routeone examines the landscape of driver recruitment and retention in 2021. Between local issues, a key challenge is finding ways to attract younger drivers to the trade
Driver recruitment and retention would appear to be a localised issue in 2021.
Conversations with three operators across England and Wales reveal ongoing difficulties in recruiting drivers for some, while another has seen an improvement since the UK began once again to emerge from COVID-19 restrictions.
One topic all operators seem to agree on is the need to bring young drivers into the trade.
The driver search after COVID-19
In Bracknell, Berkshire, Thames Valley Buses Staff Manager Nick West says finding drivers has become a lot easier than it was before the pandemic began. That is not to say that there is now a larger pool of applicants, but that the calibre of applicant seems to have changed. “Before, getting the right candidates was the difficult part,” Nick says. “We’ve always had applicants, but in this industry it can sometimes be like fishing in a dirty pond. The drivers that are available have often been through five or six different bus companies before ours, and have left for whatever reason, and we can end up picking from a bunch of drivers that have been dismissed for some reason or another from a previous company. It’s very hard to get good candidates.”
Historically, young drivers have also been hard to come by. But reliance on drivers with a Driver CPC married to a good track record may soon be a thing of the past. Thames Valley Buses was recently purchased by Reading Buses, which has subsequently made its own academy available for training drivers. That means new recruits need only apply with a car licence.
Thames Valley Buses holds recruitment days where candidates are taken out for a driving assessment, sit a mock theory test, and are interviewed. Whoever makes it through that process is then offered a place at the academy. The academy will train drivers to obtain their licence, which if passed first time, takes around three weeks, and the company supports further professional development. This comes with the advantage that drivers can be moulded to work best with the operator’s requirements, and the risk of picking up bad habits is reduced.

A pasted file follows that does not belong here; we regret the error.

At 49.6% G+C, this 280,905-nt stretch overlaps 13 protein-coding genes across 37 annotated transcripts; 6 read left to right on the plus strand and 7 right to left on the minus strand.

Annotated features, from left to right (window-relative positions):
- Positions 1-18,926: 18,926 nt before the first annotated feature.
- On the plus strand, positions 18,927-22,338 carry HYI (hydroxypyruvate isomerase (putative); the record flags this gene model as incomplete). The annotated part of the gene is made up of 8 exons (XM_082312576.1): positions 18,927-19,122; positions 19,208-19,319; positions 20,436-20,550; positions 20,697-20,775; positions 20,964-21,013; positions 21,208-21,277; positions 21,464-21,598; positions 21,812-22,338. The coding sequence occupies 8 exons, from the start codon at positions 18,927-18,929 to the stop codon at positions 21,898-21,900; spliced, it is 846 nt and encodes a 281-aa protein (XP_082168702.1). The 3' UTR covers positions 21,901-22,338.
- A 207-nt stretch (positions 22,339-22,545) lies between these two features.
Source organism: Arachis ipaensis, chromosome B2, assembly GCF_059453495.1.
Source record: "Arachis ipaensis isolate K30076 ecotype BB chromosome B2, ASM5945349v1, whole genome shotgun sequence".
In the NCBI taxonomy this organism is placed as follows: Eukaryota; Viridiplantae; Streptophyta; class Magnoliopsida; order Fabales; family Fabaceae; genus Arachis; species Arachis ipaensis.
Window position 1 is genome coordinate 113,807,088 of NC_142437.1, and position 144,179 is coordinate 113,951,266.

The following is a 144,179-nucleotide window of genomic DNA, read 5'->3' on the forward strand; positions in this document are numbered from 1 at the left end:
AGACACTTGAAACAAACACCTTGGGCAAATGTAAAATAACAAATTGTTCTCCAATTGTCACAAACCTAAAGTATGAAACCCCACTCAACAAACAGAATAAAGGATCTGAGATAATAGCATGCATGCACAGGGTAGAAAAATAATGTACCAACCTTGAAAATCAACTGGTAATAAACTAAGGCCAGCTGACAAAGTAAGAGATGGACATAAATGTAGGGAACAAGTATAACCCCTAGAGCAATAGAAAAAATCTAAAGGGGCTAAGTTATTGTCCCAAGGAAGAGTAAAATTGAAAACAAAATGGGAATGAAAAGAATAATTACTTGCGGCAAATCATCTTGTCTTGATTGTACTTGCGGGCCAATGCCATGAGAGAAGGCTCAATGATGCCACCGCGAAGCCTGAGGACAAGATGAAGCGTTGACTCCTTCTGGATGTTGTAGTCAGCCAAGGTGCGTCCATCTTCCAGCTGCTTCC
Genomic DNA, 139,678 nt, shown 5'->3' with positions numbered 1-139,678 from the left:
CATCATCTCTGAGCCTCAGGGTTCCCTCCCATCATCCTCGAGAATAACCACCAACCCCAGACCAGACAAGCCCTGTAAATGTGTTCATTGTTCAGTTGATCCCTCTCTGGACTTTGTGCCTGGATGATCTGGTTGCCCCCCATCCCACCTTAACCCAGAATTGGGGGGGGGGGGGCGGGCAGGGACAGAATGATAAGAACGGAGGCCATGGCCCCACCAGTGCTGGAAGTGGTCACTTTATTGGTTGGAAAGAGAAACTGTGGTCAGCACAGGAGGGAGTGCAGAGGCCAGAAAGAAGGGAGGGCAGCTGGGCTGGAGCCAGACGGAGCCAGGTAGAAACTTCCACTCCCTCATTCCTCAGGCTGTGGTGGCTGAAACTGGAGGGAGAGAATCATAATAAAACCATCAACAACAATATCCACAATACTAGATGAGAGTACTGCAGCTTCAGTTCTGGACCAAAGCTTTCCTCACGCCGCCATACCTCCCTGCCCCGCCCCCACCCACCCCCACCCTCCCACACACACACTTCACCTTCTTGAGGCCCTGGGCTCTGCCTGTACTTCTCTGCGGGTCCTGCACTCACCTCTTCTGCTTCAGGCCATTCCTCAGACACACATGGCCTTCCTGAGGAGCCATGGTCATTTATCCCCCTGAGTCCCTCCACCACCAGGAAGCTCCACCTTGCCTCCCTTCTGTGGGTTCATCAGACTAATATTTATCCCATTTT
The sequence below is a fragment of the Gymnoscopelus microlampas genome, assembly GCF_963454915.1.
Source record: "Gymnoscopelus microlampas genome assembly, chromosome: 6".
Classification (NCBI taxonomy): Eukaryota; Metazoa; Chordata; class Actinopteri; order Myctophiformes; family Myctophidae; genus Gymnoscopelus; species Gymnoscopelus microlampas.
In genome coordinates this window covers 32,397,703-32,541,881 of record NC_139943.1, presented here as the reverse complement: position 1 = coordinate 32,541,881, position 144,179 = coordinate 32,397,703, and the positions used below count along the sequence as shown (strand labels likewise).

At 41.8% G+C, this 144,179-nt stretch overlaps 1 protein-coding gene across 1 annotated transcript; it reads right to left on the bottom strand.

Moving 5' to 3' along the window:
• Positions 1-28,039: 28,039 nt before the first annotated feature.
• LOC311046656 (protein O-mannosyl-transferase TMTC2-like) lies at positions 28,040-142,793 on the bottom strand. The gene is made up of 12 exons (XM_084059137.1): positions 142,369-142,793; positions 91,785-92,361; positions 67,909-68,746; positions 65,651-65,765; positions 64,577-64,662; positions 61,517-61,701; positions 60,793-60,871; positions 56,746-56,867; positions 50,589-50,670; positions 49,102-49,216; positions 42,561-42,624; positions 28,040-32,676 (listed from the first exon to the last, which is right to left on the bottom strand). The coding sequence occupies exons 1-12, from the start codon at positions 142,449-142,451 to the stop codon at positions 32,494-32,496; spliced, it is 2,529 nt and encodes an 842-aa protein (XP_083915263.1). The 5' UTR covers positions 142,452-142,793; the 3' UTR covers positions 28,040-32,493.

Another advantage of Reading Buses’ academy is that training drivers to understand customer focus is one of the key elements of modern driver training, and one to which, according to Nick, older drivers sometimes struggle to adapt. “When I joined the industry in 1989, driving the bus was the priority, rather than the customers. Nowadays, the job is much more customer focussed. And people that have been in the job for years and years can struggle with that.”
The result is that the quality of driver has improved. Recruiting drivers through open days and through the Reading Buses academy has attracted a younger age demographic, and many now join between the ages of 20 and 30. But drivers in their 50s, deciding on a career change, are equally welcome. Having an operator assist with the funding also helps those who would otherwise struggle financially to make that decision on their own. Recruits are paid an hourly wage of £9.50 to train for their licence. They are then tied into the company for two years (being required to pay back a certain amount if they wish to leave before). After that, they are free to take their licence wherever suits. “But we are hoping that, after two years, our drivers are happy where they are and they want to stay,” Nick adds. Retention is also looking good, he reports.